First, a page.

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The challenges of data lifecycle management: what gave rise to the UKRDS? Jean Sykes London School of Economics.

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Presentation on theme: "The challenges of data lifecycle management: what gave rise to the UKRDS? Jean Sykes London School of Economics."— Presentation transcript:

1 The challenges of data lifecycle management: what gave rise to the UKRDS? Jean Sykes London School of Economics

2 Outline of presentation The challenge The potential The project Aims Methodology What did we learn? Are we in step? Key messages

3 The challenge Data deluge Research data: un untapped resource Lack of coherent policies or consistent standards Varying funder requirements for data management and sharing HE library and IT services under pressure to provide solutions at institutional level - unsustainable

4 The challenge Whole data lifecycle- not just storage: - Creation, selection, ingestion, storage, - metadata, retrieval, preservation - Access, analyse, synthesise, reuse data - Link with the published output Its the management of the data that needs a UK- wide approach

5 The potential Because digital data are so easily shared and replicated and so recombinable, they present tremendous reuse opportunities, accelerating investigations already under way and taking advantage of past investments in science. Clifford Lynch, Executive Director of CNI, Big data: How do your data grow? Nature 4 September 2008

6 The project HEFCE Shared Services programme 2007/08 JISC also contributed funding So did joint sponsors RLUK and RUGIT Fully supported by SCONUL and UCISA Over 40 more stakeholder bodies engaged Governance provided by Steering Committee and Project Management Board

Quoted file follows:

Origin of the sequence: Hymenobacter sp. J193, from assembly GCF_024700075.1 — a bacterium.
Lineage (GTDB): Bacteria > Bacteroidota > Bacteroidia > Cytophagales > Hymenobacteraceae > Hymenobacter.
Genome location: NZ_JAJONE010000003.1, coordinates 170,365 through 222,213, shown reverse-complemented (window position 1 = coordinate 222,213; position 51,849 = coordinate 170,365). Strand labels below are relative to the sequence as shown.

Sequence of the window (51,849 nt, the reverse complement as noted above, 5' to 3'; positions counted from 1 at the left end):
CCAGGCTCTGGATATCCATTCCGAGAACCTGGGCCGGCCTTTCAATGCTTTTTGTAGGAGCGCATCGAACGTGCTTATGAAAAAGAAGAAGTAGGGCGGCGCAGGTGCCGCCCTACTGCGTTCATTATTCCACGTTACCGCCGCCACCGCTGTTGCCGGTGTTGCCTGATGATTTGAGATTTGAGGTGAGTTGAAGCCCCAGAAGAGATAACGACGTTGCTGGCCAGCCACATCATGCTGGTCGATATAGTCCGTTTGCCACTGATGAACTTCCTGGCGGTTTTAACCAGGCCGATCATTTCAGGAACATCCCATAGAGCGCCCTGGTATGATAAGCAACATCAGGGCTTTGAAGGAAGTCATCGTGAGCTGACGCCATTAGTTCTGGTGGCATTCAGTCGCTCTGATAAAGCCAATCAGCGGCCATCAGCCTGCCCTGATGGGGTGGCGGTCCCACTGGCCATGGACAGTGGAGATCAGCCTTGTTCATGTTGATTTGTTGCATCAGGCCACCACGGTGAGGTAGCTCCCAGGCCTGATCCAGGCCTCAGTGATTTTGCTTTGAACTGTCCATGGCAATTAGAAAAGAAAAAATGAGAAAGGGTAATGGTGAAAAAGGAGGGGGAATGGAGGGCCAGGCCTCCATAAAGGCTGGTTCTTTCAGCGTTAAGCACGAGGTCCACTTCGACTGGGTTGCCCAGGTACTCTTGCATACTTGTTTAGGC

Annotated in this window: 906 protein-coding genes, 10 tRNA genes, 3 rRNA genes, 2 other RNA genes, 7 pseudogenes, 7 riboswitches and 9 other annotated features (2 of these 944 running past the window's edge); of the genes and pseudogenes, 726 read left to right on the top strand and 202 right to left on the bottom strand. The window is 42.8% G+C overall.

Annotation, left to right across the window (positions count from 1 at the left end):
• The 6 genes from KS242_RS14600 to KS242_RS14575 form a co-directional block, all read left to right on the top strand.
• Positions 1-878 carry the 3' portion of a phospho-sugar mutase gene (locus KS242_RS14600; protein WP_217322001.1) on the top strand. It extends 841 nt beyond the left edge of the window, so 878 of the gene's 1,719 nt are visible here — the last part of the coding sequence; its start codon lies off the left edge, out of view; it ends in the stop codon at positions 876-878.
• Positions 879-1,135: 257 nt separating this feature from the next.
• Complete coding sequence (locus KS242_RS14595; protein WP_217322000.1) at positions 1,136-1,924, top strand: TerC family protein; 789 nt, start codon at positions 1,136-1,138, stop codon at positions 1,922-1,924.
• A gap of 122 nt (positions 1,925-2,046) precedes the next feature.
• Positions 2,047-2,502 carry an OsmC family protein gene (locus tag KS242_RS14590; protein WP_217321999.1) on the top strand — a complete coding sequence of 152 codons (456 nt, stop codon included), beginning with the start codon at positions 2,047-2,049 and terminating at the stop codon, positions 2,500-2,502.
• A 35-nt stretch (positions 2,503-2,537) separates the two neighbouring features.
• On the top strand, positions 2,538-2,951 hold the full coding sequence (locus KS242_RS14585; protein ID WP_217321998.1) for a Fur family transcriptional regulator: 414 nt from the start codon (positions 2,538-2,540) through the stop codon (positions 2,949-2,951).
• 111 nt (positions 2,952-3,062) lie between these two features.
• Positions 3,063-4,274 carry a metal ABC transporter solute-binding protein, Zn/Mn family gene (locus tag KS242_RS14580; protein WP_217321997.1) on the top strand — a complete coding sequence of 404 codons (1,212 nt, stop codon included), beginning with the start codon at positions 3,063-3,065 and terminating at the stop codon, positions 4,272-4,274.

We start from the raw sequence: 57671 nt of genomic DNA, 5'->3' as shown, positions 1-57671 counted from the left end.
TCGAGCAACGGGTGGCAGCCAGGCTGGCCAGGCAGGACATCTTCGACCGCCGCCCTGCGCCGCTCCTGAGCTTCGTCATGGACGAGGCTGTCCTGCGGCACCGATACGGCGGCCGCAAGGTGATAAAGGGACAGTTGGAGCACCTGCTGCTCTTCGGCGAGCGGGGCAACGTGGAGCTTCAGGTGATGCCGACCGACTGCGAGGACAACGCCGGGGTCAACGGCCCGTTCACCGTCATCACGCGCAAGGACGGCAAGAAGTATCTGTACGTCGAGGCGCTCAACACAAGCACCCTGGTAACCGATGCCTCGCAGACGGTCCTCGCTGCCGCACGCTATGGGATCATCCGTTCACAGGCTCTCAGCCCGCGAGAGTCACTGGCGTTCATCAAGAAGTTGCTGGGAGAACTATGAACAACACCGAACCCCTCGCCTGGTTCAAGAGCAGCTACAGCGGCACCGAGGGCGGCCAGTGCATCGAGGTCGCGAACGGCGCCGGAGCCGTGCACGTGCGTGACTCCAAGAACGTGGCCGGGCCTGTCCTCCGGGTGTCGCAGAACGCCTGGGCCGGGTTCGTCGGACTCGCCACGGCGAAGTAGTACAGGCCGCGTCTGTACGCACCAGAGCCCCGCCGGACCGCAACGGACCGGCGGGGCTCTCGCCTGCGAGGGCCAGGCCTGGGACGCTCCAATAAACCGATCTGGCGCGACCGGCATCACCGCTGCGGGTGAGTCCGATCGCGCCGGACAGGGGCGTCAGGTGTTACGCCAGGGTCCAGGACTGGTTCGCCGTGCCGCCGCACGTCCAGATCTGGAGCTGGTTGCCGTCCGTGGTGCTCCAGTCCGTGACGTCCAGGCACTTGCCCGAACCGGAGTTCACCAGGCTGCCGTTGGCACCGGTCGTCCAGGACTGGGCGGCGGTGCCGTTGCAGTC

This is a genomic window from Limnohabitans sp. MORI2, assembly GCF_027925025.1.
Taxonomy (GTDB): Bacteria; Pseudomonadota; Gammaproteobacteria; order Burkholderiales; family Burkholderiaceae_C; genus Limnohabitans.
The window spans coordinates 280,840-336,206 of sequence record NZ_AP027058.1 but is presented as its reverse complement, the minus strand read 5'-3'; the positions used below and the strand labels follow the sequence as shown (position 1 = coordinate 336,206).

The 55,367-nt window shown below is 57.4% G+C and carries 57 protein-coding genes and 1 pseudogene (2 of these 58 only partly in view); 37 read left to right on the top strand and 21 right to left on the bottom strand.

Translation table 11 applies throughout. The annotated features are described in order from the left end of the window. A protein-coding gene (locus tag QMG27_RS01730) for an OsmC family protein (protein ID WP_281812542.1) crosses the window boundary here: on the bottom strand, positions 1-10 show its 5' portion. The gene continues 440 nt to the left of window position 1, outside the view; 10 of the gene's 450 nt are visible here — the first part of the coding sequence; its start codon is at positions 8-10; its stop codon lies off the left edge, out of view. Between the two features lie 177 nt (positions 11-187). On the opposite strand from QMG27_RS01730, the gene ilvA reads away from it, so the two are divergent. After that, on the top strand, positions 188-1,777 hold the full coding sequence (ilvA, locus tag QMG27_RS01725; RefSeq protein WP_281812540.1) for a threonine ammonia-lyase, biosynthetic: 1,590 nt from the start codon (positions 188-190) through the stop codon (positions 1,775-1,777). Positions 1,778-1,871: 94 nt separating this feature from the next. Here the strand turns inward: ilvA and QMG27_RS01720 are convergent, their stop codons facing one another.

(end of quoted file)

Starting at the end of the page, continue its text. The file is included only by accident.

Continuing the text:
7 Aims of the feasibility study Develop an understanding of the UKs current and future research data management needs Identify gaps in current services Test the feasibility of a UK-wide coordinated approach to the management of research data compared to a fragmented approach Avoid reinventing the wheel in any proposed solution

8 Methodology: case studies Serco plc appointed as consultants for the study Four case study universities: Bristol, Leeds, Leicester, Oxford (April-June 2008) Questionnaires and focus groups Complementary internal project at Oxford dovetailing with UKRDS Total number of individuals consulted: 700+

9 Methodology: desk research Ongoing throughout the project Finding out what services already exist in the UK Speaking to key service providers Following initiatives in other countries, notably Australia, Europe, US, Canada Keeping track of a rapidly developing area

10 What did we learn from the case studies? Growth in data volume to reach 360% in next 3 years 50% of data has a useful life of up to 10 years 26% of data seen as having indefinite retention value Most research data is currently held locally 21% use a national or international facility 18% share data within a data centre 43% believe their research could be improved by access to more data

11 What did we learn from the desk research? National data centres in the UK have considerable skills and resources which could be spread DCC life cycle model provides a useful standard for data management Data management plans beginning to be funded (eg Wellcome) JISCs IIE and JANET provide the infrastructure JISC and RIN studies provide context

12 Was the original thesis right? The thesis posited in the bid to HEFCE was borne out by the case studies and desk research: - Research data needs managing - There are major gaps to be filled - There are also good practices/services in place - A coherent UK-wide approach involving existing facilities and services is feasible

13 Are we in step? US model, distributed and NSF funded: 5 large Datanets (consortia of universities) to build data stewardship capabilities: $100m over 5 years Australian model, centralised and top-down approach, ANDS: $Aus24m over 3 years Similar initiatives in Canada (Research Data Canada) and Germany Policy statements at the highest levels

14 Key messages UKRDS will address the sustainability of what researchers need and its not just about storage Many building blocks are already in place There are also significant gaps to be filled UKRDS will embrace rather than replace existing facilities, providing a coherent framework and exploiting existing investment Its about leverage of more research value and a higher global research profile for the UK

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